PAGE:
There were three men working with the beat-to-death transport and they had taken a moment to rest in between hauls. I was still standing in the breakers, about fifty or sixty feet out in the surf. About that time, a gringo man and woman with nicer hiking clothes and a couple of cameras approached the men. They didn’t have any Spanish, or not much, and raced around trying to keep their toe-toes dry while the little waves chased them. They waved their cameras around and babbled something at the men who quickly took off, obviously not wanting any part of the gringos demands for posed pictures. Disappointed that I had been robbed of my chance for a photograph, I turned and walked parallel to the beach staying in the chop of the light surf.
Within a few minutes, I spotted the three men again a little further up the beach. They had ditched the paparazzi gringos in favor of the kindred spirits of Ecuatoriano fishermen having fresh ceviche near some boats. I pulled my camera from its bag and waded toward shore. I was banking on a different response than the other gringos had received.
As I waded through the water, I watched the three men enjoy the exchange and friendly banter of those who work or live closely together. By virtue of their mutual familiarity and respect, they have developed a special trust and understanding. They are comrades, they have camaraderie, they have fraternity…but, will I? Undaunted, as without risk nothing is usually worth a thing, I pulled my camera from its bag and approached their now curious expressions. When they saw a wet and half-clothed skinny gringo coming out of the surf toward them with that big hunk of metal and glass, their world flipped over for a second and in I walked.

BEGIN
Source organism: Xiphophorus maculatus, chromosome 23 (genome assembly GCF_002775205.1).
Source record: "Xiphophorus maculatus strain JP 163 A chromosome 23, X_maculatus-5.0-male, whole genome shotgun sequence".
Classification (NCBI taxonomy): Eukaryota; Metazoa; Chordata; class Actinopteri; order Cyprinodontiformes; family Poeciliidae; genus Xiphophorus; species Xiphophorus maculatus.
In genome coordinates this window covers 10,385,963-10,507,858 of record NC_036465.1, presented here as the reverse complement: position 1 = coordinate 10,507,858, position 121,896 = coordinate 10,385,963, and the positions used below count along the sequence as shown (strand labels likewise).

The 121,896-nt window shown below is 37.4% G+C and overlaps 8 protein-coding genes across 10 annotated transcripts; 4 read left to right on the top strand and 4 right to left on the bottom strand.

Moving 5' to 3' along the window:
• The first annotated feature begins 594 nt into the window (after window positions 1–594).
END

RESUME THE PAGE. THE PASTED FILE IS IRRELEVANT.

The older man, the driver, was a bit more wary at first than his two sons who were perched jauntily behind him on the broken down transport. The torn and ripped red, white and yellow vinyl of an ancient canopy fluttered in the ocean breeze over their heads. Everything about the scene was as real as it gets. I was about to make it all stand still forever. As always, my heart leapt with the happiness of success as I connected with the threesome. The young men called at me, cajoled me to make their photograph laughing and smiling and making me a part of their unique world if only for a moment. Conviviality was thick. They gave me thumbs up signs as I exchanged salutations with them. After all, I had Spanish and I came out of the ocean, two plusses in an Ecuadorian fishing village! When their father began to smile at the interaction his sons and I were having, the camera was already up and firing. Other fishermen called to me to make their photograph and the crowd began to grow loud. About that time, Edie walked up. She had her camera in a similar bag and was wearing her bikini. The men cheered as she gave me a big kiss and I grinned stupidly, obviously close to heaven. We were then swept up in the crowd and offered a breakfast of fresh ceviche as we climbed aboard one of the boats with a crew of men who take their living from the sea.
Cultural bridges are worth everything to me. I use my photography in conjunction with social awareness to create them and so does Edie. Camaraderie had not only found us, it had come upon us with a fury, filling us with gladness. That, of course, provides reason number 1,234,567 that she and I are living in Ecuador.